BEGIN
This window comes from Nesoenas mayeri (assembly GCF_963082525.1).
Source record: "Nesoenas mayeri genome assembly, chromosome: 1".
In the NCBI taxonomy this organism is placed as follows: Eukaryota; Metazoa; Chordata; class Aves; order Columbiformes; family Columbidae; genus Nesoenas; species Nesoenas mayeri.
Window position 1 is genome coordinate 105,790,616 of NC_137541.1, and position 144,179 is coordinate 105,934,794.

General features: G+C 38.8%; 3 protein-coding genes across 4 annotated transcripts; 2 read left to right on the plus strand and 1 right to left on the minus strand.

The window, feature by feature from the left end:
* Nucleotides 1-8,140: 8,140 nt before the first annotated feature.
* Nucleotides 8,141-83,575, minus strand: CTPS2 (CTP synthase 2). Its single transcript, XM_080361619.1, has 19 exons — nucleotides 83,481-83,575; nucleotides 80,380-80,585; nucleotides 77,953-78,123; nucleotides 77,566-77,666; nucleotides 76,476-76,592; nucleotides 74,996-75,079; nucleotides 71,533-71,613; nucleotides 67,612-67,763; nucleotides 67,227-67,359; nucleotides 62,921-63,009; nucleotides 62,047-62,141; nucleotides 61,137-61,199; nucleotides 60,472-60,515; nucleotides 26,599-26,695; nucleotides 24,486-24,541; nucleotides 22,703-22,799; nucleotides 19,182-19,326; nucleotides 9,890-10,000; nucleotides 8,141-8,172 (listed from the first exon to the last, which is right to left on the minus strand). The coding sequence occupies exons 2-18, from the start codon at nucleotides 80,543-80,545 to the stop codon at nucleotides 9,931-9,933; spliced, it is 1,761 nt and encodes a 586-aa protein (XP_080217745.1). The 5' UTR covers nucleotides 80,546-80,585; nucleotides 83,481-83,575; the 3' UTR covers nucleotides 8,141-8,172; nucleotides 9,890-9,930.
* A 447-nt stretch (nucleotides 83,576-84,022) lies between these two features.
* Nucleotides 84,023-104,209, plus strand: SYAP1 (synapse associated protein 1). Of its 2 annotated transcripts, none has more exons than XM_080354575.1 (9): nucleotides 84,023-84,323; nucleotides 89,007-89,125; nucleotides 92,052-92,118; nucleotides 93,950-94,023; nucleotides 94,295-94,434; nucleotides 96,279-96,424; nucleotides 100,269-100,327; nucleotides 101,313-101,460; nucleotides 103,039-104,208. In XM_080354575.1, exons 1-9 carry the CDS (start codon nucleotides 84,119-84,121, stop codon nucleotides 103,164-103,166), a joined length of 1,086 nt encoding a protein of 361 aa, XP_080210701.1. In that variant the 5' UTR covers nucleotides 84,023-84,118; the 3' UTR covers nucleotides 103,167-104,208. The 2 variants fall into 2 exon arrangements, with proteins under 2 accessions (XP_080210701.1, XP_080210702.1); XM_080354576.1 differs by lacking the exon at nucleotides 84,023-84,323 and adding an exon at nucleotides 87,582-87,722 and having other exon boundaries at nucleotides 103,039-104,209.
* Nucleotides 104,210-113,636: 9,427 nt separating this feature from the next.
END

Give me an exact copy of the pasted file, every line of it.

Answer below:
This window comes from Nesoenas mayeri (assembly GCF_963082525.1).
Source record: "Nesoenas mayeri genome assembly, chromosome: 1".
In the NCBI taxonomy this organism is placed as follows: Eukaryota; Metazoa; Chordata; class Aves; order Columbiformes; family Columbidae; genus Nesoenas; species Nesoenas mayeri.
Window position 1 is genome coordinate 105,790,616 of NC_137541.1, and position 144,179 is coordinate 105,934,794.

General features: G+C 38.8%; 3 protein-coding genes across 4 annotated transcripts; 2 read left to right on the plus strand and 1 right to left on the minus strand.

The window, feature by feature from the left end:
* Nucleotides 1-8,140: 8,140 nt before the first annotated feature.
* Nucleotides 8,141-83,575, minus strand: CTPS2 (CTP synthase 2). Its single transcript, XM_080361619.1, has 19 exons — nucleotides 83,481-83,575; nucleotides 80,380-80,585; nucleotides 77,953-78,123; nucleotides 77,566-77,666; nucleotides 76,476-76,592; nucleotides 74,996-75,079; nucleotides 71,533-71,613; nucleotides 67,612-67,763; nucleotides 67,227-67,359; nucleotides 62,921-63,009; nucleotides 62,047-62,141; nucleotides 61,137-61,199; nucleotides 60,472-60,515; nucleotides 26,599-26,695; nucleotides 24,486-24,541; nucleotides 22,703-22,799; nucleotides 19,182-19,326; nucleotides 9,890-10,000; nucleotides 8,141-8,172 (listed from the first exon to the last, which is right to left on the minus strand). The coding sequence occupies exons 2-18, from the start codon at nucleotides 80,543-80,545 to the stop codon at nucleotides 9,931-9,933; spliced, it is 1,761 nt and encodes a 586-aa protein (XP_080217745.1). The 5' UTR covers nucleotides 80,546-80,585; nucleotides 83,481-83,575; the 3' UTR covers nucleotides 8,141-8,172; nucleotides 9,890-9,930.
* A 447-nt stretch (nucleotides 83,576-84,022) lies between these two features.
* Nucleotides 84,023-104,209, plus strand: SYAP1 (synapse associated protein 1). Of its 2 annotated transcripts, none has more exons than XM_080354575.1 (9): nucleotides 84,023-84,323; nucleotides 89,007-89,125; nucleotides 92,052-92,118; nucleotides 93,950-94,023; nucleotides 94,295-94,434; nucleotides 96,279-96,424; nucleotides 100,269-100,327; nucleotides 101,313-101,460; nucleotides 103,039-104,208. In XM_080354575.1, exons 1-9 carry the CDS (start codon nucleotides 84,119-84,121, stop codon nucleotides 103,164-103,166), a joined length of 1,086 nt encoding a protein of 361 aa, XP_080210701.1. In that variant the 5' UTR covers nucleotides 84,023-84,118; the 3' UTR covers nucleotides 103,167-104,208. The 2 variants fall into 2 exon arrangements, with proteins under 2 accessions (XP_080210701.1, XP_080210702.1); XM_080354576.1 differs by lacking the exon at nucleotides 84,023-84,323 and adding an exon at nucleotides 87,582-87,722 and having other exon boundaries at nucleotides 103,039-104,209.
* Nucleotides 104,210-113,636: 9,427 nt separating this feature from the next.